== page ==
A Digital Video Games Approach takes the following view:

Play drives the learning.

Enjoy the playing and get better at it.

Think strategically, not tactically.

Make the game hard, but doable.


Resources for designing and implementing a Digital Video Games Approach:

Blog Posts

Space Age Whizz Kids by Peter Prickett

Moving up to the next level – adapting video games design to games-based learning by Andrew Beaven

Lock ‘em up — ‘video game design’ by Andrew Beaven

Using Good Digital Game Design (Amy Price’s website)

Podcasts and Videos

Talent Equation Podcast – Playing with a ‘clumsy pig’ and using a ‘sandbox’ in a ‘fishtank’ a conversation about games with Amy Price

Magic Academy Podcast – Digital Video Games Approach with Amy Price

Liverpool FA Podcast – Games Coaching with Amy Price

Surrey FA CPD – Digital Video Games Approach

Academic Literature

Good Video Games and Good Learning

Can Gee’s good (digital) game design features inform game-based sport coaching?

Game Play: What Does It Mean for Pedagogy to Think Like a Game Developer?

Learning to Play Soccer: Lessons on Meta-cognition from Video Game Design

Coaching Games: Comparisons and Contrasts

One thought on “Digital Video Games Approach: Cricket

  1. ‪This is absolutely fascinating — reframing a term- (or season-) long cricket coaching programme as a video game.‬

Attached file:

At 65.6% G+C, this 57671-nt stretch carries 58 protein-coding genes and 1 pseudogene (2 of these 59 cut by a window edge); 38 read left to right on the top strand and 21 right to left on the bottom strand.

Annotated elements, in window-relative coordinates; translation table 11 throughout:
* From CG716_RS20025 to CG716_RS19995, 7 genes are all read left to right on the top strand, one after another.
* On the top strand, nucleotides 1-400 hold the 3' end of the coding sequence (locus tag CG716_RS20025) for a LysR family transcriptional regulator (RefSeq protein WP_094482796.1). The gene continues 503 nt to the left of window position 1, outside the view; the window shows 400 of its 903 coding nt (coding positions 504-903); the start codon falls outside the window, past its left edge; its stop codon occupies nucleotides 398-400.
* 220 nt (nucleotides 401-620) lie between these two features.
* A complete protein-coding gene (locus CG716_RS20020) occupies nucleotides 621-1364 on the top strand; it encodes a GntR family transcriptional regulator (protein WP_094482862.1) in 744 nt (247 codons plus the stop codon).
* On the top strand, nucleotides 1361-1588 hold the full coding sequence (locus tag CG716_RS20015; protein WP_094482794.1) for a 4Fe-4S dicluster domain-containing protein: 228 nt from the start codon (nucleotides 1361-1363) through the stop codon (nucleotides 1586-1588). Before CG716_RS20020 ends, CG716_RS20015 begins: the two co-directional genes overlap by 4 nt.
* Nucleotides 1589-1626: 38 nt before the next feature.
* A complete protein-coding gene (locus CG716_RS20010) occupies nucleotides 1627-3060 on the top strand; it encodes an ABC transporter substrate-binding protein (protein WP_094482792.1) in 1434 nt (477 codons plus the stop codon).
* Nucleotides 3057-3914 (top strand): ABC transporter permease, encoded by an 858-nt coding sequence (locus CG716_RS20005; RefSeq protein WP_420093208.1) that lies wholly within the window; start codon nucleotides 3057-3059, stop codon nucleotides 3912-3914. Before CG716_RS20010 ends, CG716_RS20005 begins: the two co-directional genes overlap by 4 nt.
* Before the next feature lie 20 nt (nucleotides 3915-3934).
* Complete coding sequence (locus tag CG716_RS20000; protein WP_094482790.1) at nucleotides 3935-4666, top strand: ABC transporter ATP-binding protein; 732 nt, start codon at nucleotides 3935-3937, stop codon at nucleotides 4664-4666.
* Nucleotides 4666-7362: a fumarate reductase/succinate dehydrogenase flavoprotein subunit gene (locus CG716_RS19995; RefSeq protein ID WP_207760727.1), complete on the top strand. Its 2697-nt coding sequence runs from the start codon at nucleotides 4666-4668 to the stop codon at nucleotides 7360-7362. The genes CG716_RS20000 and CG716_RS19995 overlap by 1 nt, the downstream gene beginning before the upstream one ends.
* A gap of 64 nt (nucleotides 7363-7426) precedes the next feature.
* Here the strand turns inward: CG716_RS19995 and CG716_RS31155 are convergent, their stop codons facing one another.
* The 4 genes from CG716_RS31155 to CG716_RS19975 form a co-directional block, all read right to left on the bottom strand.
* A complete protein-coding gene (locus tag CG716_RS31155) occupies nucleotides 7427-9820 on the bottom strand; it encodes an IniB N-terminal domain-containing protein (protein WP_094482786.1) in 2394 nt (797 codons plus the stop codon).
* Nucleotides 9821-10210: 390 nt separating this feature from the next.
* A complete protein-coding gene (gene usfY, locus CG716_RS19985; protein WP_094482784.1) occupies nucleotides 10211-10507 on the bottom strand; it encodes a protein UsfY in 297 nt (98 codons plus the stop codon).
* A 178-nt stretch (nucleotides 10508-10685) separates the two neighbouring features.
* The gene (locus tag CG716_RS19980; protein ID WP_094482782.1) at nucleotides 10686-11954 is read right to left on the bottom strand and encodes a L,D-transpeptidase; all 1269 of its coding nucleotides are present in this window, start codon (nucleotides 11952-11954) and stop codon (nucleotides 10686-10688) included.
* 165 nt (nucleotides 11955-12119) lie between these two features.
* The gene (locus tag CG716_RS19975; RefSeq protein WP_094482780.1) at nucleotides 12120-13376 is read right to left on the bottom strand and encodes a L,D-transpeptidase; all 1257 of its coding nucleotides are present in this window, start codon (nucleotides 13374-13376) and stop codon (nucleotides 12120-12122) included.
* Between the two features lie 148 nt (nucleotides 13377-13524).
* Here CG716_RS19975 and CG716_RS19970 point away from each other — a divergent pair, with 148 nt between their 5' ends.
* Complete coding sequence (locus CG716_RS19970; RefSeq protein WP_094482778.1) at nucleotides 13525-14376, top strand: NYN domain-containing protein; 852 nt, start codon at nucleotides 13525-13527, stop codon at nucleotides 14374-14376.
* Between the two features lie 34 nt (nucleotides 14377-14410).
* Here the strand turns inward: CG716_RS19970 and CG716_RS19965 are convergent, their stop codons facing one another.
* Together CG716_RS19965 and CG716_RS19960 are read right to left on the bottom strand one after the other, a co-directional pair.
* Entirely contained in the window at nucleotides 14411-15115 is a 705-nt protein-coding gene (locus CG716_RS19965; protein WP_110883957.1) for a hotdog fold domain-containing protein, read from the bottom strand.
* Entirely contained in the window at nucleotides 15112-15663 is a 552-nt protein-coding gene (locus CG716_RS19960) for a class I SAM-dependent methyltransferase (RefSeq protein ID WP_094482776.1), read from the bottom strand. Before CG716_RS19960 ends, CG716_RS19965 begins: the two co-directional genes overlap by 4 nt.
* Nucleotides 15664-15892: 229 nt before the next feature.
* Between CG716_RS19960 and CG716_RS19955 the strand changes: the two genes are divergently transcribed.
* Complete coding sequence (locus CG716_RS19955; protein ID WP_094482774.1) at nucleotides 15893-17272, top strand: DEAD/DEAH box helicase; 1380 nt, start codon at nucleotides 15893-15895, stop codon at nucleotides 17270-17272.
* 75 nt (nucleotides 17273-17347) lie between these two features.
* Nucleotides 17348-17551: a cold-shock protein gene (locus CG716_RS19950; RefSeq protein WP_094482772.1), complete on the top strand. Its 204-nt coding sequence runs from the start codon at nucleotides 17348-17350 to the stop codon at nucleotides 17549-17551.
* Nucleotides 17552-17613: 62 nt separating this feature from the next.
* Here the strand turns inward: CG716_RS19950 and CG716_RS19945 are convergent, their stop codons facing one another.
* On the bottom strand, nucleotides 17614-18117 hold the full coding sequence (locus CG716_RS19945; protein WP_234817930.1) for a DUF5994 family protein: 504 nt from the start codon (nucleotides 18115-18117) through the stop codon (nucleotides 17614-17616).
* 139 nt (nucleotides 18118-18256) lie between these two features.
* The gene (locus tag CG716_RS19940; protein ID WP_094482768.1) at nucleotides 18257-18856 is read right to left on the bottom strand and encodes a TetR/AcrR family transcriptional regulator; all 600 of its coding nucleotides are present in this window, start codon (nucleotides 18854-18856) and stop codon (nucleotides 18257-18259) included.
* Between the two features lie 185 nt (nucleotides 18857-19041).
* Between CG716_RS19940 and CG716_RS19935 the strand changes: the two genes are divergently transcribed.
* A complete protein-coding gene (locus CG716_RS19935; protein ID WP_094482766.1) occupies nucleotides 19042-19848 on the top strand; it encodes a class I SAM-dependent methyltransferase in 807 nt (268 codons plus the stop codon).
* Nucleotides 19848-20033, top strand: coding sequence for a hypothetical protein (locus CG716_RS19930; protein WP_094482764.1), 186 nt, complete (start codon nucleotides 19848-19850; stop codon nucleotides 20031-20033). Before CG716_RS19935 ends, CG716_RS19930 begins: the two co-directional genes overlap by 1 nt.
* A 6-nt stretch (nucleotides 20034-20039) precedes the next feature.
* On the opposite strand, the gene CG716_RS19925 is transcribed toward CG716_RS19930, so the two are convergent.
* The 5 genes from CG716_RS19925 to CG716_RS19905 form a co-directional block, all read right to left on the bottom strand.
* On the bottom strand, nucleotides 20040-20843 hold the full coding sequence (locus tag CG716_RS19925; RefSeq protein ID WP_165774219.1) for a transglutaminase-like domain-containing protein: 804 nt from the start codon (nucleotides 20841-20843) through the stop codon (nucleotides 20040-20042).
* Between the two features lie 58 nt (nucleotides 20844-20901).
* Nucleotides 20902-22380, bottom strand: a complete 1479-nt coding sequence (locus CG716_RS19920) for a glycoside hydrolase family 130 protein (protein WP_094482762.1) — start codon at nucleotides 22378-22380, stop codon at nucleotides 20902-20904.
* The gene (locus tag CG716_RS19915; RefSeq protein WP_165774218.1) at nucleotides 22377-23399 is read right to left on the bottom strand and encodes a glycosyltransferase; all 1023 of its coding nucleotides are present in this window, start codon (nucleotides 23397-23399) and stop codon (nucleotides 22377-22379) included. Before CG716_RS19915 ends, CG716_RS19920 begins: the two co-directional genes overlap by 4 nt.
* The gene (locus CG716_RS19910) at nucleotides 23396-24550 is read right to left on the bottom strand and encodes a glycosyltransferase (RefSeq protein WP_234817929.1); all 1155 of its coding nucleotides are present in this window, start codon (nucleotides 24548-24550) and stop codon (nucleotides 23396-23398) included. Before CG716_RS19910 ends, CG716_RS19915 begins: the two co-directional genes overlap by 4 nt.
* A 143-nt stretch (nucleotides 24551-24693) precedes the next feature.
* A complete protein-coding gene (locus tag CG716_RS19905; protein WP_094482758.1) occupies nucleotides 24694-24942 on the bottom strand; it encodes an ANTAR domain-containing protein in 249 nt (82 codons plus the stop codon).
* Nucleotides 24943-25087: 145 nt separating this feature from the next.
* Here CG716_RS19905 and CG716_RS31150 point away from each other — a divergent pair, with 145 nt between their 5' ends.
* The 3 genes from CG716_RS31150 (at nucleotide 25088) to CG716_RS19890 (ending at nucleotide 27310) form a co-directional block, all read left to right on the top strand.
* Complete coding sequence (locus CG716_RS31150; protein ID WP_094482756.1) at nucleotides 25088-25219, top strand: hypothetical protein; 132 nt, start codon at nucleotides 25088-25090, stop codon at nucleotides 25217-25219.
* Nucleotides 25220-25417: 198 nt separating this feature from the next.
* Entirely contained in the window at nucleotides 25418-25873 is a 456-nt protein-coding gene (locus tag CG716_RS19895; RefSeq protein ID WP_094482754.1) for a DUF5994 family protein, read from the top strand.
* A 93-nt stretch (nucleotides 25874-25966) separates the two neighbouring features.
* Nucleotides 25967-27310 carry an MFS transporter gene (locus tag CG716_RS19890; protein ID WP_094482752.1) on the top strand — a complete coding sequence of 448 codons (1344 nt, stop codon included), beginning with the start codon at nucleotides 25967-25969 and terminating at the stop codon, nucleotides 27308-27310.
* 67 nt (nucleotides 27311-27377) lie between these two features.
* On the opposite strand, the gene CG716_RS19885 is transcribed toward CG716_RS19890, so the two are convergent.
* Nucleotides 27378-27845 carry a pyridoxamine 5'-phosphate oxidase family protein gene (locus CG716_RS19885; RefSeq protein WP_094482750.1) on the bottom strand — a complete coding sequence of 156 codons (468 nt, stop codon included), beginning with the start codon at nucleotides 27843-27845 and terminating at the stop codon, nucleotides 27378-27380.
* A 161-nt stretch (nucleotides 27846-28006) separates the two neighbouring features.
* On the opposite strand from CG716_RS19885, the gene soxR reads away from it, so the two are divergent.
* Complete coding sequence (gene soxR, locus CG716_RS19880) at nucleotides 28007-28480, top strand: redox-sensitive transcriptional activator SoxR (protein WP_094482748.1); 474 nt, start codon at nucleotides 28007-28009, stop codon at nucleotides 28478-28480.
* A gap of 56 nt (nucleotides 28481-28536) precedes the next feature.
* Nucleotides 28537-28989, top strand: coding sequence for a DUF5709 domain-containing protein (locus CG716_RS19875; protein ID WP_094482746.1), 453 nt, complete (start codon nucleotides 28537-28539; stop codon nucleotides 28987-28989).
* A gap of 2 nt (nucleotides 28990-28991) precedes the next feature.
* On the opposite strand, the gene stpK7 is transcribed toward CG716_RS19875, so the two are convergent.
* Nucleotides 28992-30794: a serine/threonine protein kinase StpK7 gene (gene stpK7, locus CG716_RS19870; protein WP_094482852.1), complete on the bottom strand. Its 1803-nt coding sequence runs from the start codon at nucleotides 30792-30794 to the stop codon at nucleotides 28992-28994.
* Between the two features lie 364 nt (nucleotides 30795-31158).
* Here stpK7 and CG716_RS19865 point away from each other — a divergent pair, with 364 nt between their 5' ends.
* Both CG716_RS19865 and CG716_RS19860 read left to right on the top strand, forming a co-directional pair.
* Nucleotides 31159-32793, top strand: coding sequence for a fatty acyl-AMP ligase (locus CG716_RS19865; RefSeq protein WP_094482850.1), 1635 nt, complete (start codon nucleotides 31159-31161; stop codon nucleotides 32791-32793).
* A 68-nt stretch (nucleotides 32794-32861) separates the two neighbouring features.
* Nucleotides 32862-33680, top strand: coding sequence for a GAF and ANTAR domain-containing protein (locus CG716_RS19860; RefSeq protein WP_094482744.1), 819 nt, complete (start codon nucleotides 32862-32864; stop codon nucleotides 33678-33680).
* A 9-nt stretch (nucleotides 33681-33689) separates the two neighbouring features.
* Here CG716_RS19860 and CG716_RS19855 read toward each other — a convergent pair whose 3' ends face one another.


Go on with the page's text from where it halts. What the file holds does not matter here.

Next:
So many ideas to take from this.

    I love the “levelling up” within live matchplay; that so much of the activity is actual game play; that development of skills is incentivised beyond the arcane “get better”, by awarding cumulative superpowers; “pauses” for players to devise new tactics (or for coaches to ‘nudge’ them).

    ‪And yet, something rankles, with this and all video games approaches — does this highly structured approach teach how to play cricket, or just the skills needed to succeed in “cricket – the video game”?‬

    ‪I’m not comfortable with arbitrarily defined “superpowers”, for example — isn’t pitching 50 deliveries on a defined target superpower enough, in the ‘real’ world?‬

    Because the perfect off-break, that curves away, dips, bounces & spins back to the top of off might be reward enough…even when the batter mows it over cow corner, or gets away with an inside edge past leg stump, or pads up only for the umpire to turn down the LBW appeal…

    “Boss level” surely has to be playing a “proper” game of cricket?
    Not facing Jofra Archer (the ultimate boss?), but competing against external, unpredictable opposition, who might well be playing with different skills, different tactical objectives?

    Taking the skills beyond the closed environment of the video console and onto the playing field is the ultimate boss level.
    Does the digital video games approach prepare players to take that risk?

    Like